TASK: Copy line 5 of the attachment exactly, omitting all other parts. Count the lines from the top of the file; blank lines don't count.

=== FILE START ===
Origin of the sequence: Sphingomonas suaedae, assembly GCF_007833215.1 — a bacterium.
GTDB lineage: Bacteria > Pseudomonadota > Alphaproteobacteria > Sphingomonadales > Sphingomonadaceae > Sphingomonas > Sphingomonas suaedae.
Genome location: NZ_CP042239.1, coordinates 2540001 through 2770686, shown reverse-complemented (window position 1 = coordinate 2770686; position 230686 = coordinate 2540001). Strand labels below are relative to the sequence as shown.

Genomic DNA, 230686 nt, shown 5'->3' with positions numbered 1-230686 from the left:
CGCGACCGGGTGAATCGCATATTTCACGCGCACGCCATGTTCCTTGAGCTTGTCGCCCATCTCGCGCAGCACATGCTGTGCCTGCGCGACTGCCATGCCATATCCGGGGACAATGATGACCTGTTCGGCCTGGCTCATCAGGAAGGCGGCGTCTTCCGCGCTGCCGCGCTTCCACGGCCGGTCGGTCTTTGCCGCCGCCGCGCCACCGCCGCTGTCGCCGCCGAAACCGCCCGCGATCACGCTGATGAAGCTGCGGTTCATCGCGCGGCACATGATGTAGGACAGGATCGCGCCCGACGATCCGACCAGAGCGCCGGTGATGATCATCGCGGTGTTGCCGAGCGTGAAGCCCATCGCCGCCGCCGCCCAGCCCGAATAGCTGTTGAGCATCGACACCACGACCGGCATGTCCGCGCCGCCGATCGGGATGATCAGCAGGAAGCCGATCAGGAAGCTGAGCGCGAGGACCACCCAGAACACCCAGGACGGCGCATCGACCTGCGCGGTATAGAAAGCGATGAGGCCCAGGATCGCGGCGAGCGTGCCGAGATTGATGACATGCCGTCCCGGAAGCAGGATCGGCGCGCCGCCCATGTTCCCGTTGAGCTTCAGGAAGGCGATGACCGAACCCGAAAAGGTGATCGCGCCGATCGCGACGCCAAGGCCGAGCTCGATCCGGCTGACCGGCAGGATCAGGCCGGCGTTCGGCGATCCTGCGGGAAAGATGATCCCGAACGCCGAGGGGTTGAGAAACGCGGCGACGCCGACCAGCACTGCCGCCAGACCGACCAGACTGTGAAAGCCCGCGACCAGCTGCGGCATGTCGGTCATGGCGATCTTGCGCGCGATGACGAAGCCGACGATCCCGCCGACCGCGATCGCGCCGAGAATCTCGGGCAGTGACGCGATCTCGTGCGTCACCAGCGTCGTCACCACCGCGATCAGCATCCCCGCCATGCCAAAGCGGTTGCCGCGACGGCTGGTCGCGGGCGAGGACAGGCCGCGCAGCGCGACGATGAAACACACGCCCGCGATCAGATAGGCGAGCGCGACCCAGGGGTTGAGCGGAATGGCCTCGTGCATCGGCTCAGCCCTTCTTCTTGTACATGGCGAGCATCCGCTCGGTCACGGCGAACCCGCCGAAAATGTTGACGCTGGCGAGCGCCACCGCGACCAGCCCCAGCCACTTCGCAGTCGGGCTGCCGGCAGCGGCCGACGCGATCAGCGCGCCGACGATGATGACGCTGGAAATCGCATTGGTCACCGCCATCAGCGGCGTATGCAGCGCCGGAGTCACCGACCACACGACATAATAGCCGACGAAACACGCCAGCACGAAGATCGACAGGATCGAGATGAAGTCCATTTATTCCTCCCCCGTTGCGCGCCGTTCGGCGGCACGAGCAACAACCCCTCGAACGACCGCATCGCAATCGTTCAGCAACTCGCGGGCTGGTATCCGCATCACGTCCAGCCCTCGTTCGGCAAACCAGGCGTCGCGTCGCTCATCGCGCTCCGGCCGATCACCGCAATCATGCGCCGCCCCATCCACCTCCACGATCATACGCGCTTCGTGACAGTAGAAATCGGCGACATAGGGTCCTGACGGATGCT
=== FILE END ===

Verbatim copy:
CGCGACCGGGTGAATCGCATATTTCACGCGCACGCCATGTTCCTTGAGCTTGTCGCCCATCTCGCGCAGCACATGCTGTGCCTGCGCGACTGCCATGCCATATCCGGGGACAATGATGACCTGTTCGGCCTGGCTCATCAGGAAGGCGGCGTCTTCCGCGCTGCCGCGCTTCCACGGCCGGTCGGTCTTTGCCGCCGCCGCGCCACCGCCGCTGTCGCCGCCGAAACCGCCCGCGATCACGCTGATGAAGCTGCGGTTCATCGCGCGGCACATGATGTAGGACAGGATCGCGCCCGACGATCCGACCAGAGCGCCGGTGATGATCATCGCGGTGTTGCCGAGCGTGAAGCCCATCGCCGCCGCCGCCCAGCCCGAATAGCTGTTGAGCATCGACACCACGACCGGCATGTCCGCGCCGCCGATCGGGATGATCAGCAGGAAGCCGATCAGGAAGCTGAGCGCGAGGACCACCCAGAACACCCAGGACGGCGCATCGACCTGCGCGGTATAGAAAGCGATGAGGCCCAGGATCGCGGCGAGCGTGCCGAGATTGATGACATGCCGTCCCGGAAGCAGGATCGGCGCGCCGCCCATGTTCCCGTTGAGCTTCAGGAAGGCGATGACCGAACCCGAAAAGGTGATCGCGCCGATCGCGACGCCAAGGCCGAGCTCGATCCGGCTGACCGGCAGGATCAGGCCGGCGTTCGGCGATCCTGCGGGAAAGATGATCCCGAACGCCGAGGGGTTGAGAAACGCGGCGACGCCGACCAGCACTGCCGCCAGACCGACCAGACTGTGAAAGCCCGCGACCAGCTGCGGCATGTCGGTCATGGCGATCTTGCGCGCGATGACGAAGCCGACGATCCCGCCGACCGCGATCGCGCCGAGAATCTCGGGCAGTGACGCGATCTCGTGCGTCACCAGCGTCGTCACCACCGCGATCAGCATCCCCGCCATGCCAAAGCGGTTGCCGCGACGGCTGGTCGCGGGCGAGGACAGGCCGCGCAGCGCGACGATGAAACACACGCCCGCGATCAGATAGGCGAGCGCGACCCAGGGGTTGAGCGGAATGGCCTCGTGCATCGGCTCAGCCCTTCTTCTTGTACATGGCGAGCATCCGCTCGGTCACGGCGAACCCGCCGAAAATGTTGACGCTGGCGAGCGCCACCGCGACCAGCCCCAGCCACTTCGCAGTCGGGCTGCCGGCAGCGGCCGACGCGATCAGCGCGCCGACGATGATGACGCTGGAAATCGCATTGGTCACCGCCATCAGCGGCGTATGCAGCGCCGGAGTCACCGACCACACGACATAATAGCCGACGAAACACGCCAGCACGAAGATCGACAGGATCGAGATGAAGTCCATTTATTCCTCCCCCGTTGCGCGCCGTTCGGCGGCACGAGCAACAACCCCTCGAACGACCGCATCGCAATCGTTCAGCAACTCGCGGGCTGGTATCCGCATCACGTCCAGCCCTCGTTCGGCAAACCAGGCGTCGCGTCGCTCATCGCGCTCCGGCCGATCACCGCAATCATGCGCCGCCCCATCCACCTCCACGATCATACGCGCTTCGTGACAGTAGAAATCGGCGACATAGGGTCCTGACGGATGCT